Synopsis by Hal Erickson
Based on Brian Cruver's first-person book, Anatomy of Greed, this strident TV movie chronicles the rise and fall of the notorious Houston-based Enron Corporation in the early years of the 21st century. The film is related from the perspective of Cruver himself (played by Christian Kane), here depicted as a brilliant but naïve young trader who, after being hired by Enron, was dazzled and seduced by the company's "get rich quick by whatever means necessary" credo. The obscenely extravagant "Enron Culture" (represented by endless office parties and nubile young ladies) was built upon the backs of the company's stockholders and lower-echelon employees -- and, when everything inevitably crashed and burned in the spring of 2002, it was the "little people" who suffered the most. Although several real-life personalities are portrayed in the film, among them Enron CEO Ken Lay (played Mike Farrell), executive Jeff Skilling (Jon Ted Wynne), and conscience-stricken whistleblower Sherron Watkins (Jan Skene), many of the characters are composites, chief among them the mysterious, sinister Enron higher-up "Mister Blue" (Brian Dennehy), whose primary function is to spout blatantly mercenary exposition. Due to budget restraints, The Crooked E: The Unshredded Truth About Enron was filmed not in Houston but in Canada; and thanks to copyright restrictions, the company's famous "slanted E" logo is considerably altered onscreen. The film made its CBS debut on January 5, 2003.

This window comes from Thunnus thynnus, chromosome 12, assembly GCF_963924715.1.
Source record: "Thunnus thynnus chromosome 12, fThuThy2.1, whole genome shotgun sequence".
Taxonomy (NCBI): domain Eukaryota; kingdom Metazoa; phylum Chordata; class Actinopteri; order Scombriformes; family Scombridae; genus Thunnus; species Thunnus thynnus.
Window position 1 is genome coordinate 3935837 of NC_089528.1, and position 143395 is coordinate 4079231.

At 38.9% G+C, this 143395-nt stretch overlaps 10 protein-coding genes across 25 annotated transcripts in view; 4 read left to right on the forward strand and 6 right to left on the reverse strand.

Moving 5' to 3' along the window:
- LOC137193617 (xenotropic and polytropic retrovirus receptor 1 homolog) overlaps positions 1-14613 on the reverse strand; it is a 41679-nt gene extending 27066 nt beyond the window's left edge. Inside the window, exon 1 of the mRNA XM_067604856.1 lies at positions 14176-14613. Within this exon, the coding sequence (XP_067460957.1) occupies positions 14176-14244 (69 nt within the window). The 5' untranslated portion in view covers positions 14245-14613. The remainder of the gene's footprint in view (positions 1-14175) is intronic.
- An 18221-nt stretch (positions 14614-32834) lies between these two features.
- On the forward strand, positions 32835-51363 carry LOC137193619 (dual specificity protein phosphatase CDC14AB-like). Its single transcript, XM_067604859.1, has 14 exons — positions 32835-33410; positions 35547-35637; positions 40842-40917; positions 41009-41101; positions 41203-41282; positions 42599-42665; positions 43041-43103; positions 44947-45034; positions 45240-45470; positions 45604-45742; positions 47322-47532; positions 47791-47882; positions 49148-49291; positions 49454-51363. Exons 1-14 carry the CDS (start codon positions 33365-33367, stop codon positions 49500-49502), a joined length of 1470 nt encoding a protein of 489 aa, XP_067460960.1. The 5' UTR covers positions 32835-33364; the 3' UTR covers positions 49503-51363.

big-business, CEO (Chief Executive Officer), fall [downfall], stockholder, whistleblower